18 Dec slow-cooked pork chilli
In the interest of full disclosure, I have to put my hands up and say that my slow-cooked pork chilli isn’t exactly a speedy supper. Sure, it takes less than half an hour to prepare but it does need a couple of hours to cook. But it is one of my absolute favourite things to have on the hob at this time of year and I just had to share my recipe with you. When I have a large group of friends over for a pre-Christmas gathering, this is usually what they’re fed with some sweet potato fries on the side.
slow-cooked pork chilli
Serves 6 to 8
Prep Time: 25 minutes
Cooking Time: 2 hours
2 tablespoons of vegetable oil
900g pork shoulder, cut into chunks
400g braising beef, cut into chunks
1 red pepper
2 cloves of garlic
1 tablespoon of dried chilli flakes
1 tablespoon smoked paprika
1 teaspoon ground cumin
Half a teaspoon of cayenne pepper
2 tins of tomatoes
500ml beef stock
1 teaspoon of salt
Half a teaspoon of pepper
1 tablespoon of sugar
1 x 400g of kidney beans
Sour cream, to serve
Grated cheddar cheese, to serve
Fresh coriander, to serve
- Start by heating the vegetable oil in a large pot over a medium heat. Brown the pork and the beef chunks in batches. This will take about 7 minutes per batch, and you should be able to do the lot in two batches.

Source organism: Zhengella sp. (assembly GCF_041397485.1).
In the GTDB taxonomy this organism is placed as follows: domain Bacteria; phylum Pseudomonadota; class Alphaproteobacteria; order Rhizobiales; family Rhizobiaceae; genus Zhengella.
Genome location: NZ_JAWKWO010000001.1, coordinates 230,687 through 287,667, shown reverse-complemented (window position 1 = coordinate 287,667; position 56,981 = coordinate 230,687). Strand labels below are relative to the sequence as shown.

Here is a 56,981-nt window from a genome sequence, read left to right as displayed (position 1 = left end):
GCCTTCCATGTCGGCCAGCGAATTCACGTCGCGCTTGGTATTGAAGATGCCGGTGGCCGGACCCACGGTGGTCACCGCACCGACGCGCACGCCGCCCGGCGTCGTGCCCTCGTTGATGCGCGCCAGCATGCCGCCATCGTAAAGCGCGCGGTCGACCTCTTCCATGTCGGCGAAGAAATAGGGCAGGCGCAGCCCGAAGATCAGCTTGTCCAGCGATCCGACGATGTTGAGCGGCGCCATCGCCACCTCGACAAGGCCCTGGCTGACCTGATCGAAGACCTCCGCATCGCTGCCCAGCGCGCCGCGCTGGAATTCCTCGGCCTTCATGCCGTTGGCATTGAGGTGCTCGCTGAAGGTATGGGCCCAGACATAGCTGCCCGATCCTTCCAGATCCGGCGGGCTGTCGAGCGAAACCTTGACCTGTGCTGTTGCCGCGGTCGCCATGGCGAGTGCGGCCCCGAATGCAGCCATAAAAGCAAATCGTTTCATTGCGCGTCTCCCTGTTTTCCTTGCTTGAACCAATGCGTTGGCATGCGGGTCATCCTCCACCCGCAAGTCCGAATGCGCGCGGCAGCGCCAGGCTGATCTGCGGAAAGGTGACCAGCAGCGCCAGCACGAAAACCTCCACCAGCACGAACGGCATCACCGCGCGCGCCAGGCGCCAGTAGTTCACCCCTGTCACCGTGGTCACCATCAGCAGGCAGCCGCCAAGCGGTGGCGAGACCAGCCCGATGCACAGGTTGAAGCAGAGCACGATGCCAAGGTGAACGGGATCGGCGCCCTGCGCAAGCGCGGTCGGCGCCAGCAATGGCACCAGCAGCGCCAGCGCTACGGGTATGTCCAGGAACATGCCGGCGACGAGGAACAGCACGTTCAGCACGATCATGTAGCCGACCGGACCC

- Meanwhile, prepare the vegetables. Peel and finely dice the onion and garlic. De-seed and finely slice the red pepper.
- Once browned, set aside the meat and discard any excess water in the pot. Heat a little more vegetable oil in the pan over a medium heat. Fry the onion and red peppers for 5 minutes before adding the garlic, frying for a further 3 minutes. Return the meat to the pot. Add the dried chilli flakes, smoked paprika, cumin, cayenne pepper and mix well. Add the tinned tomatoes, beef stock, salt, pepper and sugar. Mix everything well and bring to a simmer. Bubble for 2 hours, or until the meat is very tender and shreds easily.
- Once the meat is ready, drain the kidney beans and add to the chilli, heating through. Serve the chilli with dollops of sour cream, some grated cheddar cheese, and a sprinkling of fresh coriander leaves on top.
This recipe first appeared in The Irish Independent on December 17th